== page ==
When You Are Looking At A Niche & Evaluating The Existing Competition, What Do You Look At?

Stones

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I was looking at a regional niche recently that has a bunch of new sites going after it and looking at the various slices of the larger niche, these sites were targeting.

Outside of the content strategy, publishing frequency and the link strategy, what things do you think indicate the skill or focus that a site owner has for the site.

I ask this after seeing 2 of the 'newer' sites in this niche using a full sentence, sometimes two, as their H2 and article intro. You've all seen it, where the H2s/H3s are used as styling rather than for page hierarchy. Not saying this is the worst thing in the world but it's one of those things that indicate a designer or someone unaware of SEO is at the helm.

Any thoughts? What other indications do you look for that you squeeze more small wins, then the comp? Hosting, domain reg length etc?
 
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I start with Ahrefs when I start to evaluate if a niche is worth it.
Before entering a niche I look at:
  • How many low DR sites are on page1 for the main keywords. Ideally, I want 2-3 with DR <10, and 2-3 DR <20. If there are only like 2 with DR <20, it's still doable, just needs more work (relevance +power).
  • How much traffic the lower DR sites get. If they can get 5-10K organic traffic with DR <10, that's a very good sign. The lower the DR and the higher the traffic numbers the better.
  • How valuable that traffic is (Traffic value), the higher the number the better (usually more and better quality affiliate programs out there).
  • If there are a few that have DR <20 and get at least 10K organic traffic, I move to the next step. I start looking at their backlink profiles, evaluating how many good links I will need to beat them. The reason why low DR is important is that sites with low DR usually have only a few links and most of their links are weak. Which means you can beat them easily.
  • If there are a few sites with low DR, decent organic traffic, decent traffic value, and weak backlink profile on page1, I will check their content. I check how many articles they have about the topic, how strong the topical relevance is. The less topical relevance they have the better. If one of those DR <10 sites has like 50 articles and they still have 5-10K organic traffic, that's a great sign.
  • Once I see how many topically relevant articles they have I will check how optimized those articles are. Usually, I check only their first 5-10 best-performing articles. For this I use SurferSEO. The more orange and red I see the better. It means I can beat them easily with well-optimized content with only a few links.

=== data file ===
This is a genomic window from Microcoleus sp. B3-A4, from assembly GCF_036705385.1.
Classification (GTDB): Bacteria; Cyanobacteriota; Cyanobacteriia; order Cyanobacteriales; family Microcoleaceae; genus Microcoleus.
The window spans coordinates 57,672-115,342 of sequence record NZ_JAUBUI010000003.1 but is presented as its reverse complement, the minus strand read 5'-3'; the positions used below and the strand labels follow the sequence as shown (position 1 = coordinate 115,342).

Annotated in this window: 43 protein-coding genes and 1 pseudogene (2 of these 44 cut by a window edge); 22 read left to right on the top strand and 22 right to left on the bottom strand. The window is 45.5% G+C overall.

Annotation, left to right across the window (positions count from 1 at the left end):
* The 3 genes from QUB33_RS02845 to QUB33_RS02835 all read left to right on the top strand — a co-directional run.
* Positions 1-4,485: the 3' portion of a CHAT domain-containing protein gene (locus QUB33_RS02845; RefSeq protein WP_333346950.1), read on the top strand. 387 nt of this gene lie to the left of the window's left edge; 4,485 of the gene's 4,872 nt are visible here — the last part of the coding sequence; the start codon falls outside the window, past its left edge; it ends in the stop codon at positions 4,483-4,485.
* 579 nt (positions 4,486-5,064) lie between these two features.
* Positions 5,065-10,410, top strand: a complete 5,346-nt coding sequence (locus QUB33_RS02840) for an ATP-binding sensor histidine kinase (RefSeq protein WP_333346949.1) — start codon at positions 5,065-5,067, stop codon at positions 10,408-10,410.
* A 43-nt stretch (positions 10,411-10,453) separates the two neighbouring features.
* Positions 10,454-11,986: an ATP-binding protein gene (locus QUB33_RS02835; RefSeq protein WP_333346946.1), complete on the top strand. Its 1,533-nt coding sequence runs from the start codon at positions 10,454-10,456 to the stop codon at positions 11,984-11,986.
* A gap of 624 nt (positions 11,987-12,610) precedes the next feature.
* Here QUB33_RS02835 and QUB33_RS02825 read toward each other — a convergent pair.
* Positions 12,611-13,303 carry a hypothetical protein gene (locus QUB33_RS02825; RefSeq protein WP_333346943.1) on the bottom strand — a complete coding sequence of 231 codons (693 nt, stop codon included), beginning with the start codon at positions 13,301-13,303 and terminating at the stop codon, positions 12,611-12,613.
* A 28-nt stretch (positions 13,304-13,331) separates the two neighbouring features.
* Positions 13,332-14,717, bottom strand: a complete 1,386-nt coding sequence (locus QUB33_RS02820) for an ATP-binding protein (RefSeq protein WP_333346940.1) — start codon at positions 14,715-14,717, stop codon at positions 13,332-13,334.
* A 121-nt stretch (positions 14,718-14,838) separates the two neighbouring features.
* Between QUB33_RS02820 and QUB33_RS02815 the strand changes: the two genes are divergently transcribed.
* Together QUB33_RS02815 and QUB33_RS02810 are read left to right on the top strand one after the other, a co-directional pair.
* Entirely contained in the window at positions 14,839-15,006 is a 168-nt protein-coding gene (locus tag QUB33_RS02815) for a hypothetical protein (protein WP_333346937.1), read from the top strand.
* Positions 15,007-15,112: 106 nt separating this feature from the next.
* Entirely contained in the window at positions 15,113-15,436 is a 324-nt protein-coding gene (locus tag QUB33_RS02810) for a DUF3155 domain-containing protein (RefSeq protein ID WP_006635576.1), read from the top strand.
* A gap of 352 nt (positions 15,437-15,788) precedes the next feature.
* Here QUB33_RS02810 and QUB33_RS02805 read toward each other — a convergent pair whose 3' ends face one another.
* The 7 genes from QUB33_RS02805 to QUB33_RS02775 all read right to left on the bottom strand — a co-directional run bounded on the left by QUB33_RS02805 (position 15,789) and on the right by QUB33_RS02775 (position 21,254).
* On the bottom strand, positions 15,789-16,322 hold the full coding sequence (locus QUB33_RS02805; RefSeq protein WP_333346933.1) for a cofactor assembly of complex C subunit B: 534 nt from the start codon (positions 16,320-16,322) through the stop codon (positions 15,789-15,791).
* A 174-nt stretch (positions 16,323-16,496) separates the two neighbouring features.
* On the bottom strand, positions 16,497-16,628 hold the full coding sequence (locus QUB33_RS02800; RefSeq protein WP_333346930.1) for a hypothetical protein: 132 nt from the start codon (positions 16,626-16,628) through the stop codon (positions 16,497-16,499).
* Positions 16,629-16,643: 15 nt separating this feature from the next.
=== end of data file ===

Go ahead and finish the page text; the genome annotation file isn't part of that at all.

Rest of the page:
• If most of the boxes from above can be ticked, I will create a list of the topics/keywords with the potential traffic I can get. To start a website I should have at least 50-100 articles/topics and at least 20-30K traffic according to ahrefs. You will get usually 3-10x more traffic than ahrefs says anyway.
  • Make sure the affiliate programs in the niche pay well. I usually start the research with this step, but because you are already considering the niche, you probably check this already.
If the niche is a go, you want to go back to the lower DR sites. When you start with content production, you will write about their best-performing pages first as those will rank quicker.

That's about it. Now can anyone teach me how to build decent whitehat links at scale? :-D. That's my weakness right now and I could be 3-5x more profitable if I learn that.
 

Steve Brownlie

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Now I think about how easy it'll be to monetise - properly like not just a few bucks per 1000 views. I've had some ideas that were just too complicated to make money from in the past, needed manual negotiating with folks, collecting payments and all sorts. In some niches you need proper deals direct with providers and the direct affiliate deals suck (back in the poker days I spent ages negotiating with small skins to get a proper deal vs the 3-5% you would get through a bulk provider of rakeback deals to affiliate sites etc). So I take into account that kind of thing too.

I do a lot less now than in the past so try not to get sucked into things that might be hard to make money from once there's some traffic coming in.